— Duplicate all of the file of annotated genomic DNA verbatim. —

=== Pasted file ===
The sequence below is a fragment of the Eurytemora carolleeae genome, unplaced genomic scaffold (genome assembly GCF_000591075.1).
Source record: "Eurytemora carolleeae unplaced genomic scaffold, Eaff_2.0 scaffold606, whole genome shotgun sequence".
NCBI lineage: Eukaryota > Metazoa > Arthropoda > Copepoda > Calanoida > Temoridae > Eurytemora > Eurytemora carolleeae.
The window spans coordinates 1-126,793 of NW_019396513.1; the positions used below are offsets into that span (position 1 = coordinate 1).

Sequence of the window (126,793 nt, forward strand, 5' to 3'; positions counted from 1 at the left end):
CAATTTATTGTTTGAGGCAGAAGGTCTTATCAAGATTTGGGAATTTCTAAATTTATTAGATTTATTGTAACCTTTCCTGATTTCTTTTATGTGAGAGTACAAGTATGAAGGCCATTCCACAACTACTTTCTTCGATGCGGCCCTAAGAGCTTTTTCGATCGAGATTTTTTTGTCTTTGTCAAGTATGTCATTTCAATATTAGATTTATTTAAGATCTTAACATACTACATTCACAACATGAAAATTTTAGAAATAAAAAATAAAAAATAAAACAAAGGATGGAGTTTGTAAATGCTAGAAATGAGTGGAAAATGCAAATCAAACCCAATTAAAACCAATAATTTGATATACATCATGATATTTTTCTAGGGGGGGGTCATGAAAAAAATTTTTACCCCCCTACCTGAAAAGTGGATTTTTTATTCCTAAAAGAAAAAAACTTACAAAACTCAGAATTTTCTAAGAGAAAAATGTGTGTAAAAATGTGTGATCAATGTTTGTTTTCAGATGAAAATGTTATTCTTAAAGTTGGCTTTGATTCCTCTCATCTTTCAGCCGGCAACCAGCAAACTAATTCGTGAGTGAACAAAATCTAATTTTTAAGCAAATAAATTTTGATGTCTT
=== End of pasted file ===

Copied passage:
The sequence below is a fragment of the Eurytemora carolleeae genome, unplaced genomic scaffold (genome assembly GCF_000591075.1).
Source record: "Eurytemora carolleeae unplaced genomic scaffold, Eaff_2.0 scaffold606, whole genome shotgun sequence".
NCBI lineage: Eukaryota > Metazoa > Arthropoda > Copepoda > Calanoida > Temoridae > Eurytemora > Eurytemora carolleeae.
The window spans coordinates 1-126,793 of NW_019396513.1; the positions used below are offsets into that span (position 1 = coordinate 1).

Sequence of the window (126,793 nt, forward strand, 5' to 3'; positions counted from 1 at the left end):
CAATTTATTGTTTGAGGCAGAAGGTCTTATCAAGATTTGGGAATTTCTAAATTTATTAGATTTATTGTAACCTTTCCTGATTTCTTTTATGTGAGAGTACAAGTATGAAGGCCATTCCACAACTACTTTCTTCGATGCGGCCCTAAGAGCTTTTTCGATCGAGATTTTTTTGTCTTTGTCAAGTATGTCATTTCAATATTAGATTTATTTAAGATCTTAACATACTACATTCACAACATGAAAATTTTAGAAATAAAAAATAAAAAATAAAACAAAGGATGGAGTTTGTAAATGCTAGAAATGAGTGGAAAATGCAAATCAAACCCAATTAAAACCAATAATTTGATATACATCATGATATTTTTCTAGGGGGGGGTCATGAAAAAAATTTTTACCCCCCTACCTGAAAAGTGGATTTTTTATTCCTAAAAGAAAAAAACTTACAAAACTCAGAATTTTCTAAGAGAAAAATGTGTGTAAAAATGTGTGATCAATGTTTGTTTTCAGATGAAAATGTTATTCTTAAAGTTGGCTTTGATTCCTCTCATCTTTCAGCCGGCAACCAGCAAACTAATTCGTGAGTGAACAAAATCTAATTTTTAAGCAAATAAATTTTGATGTCTT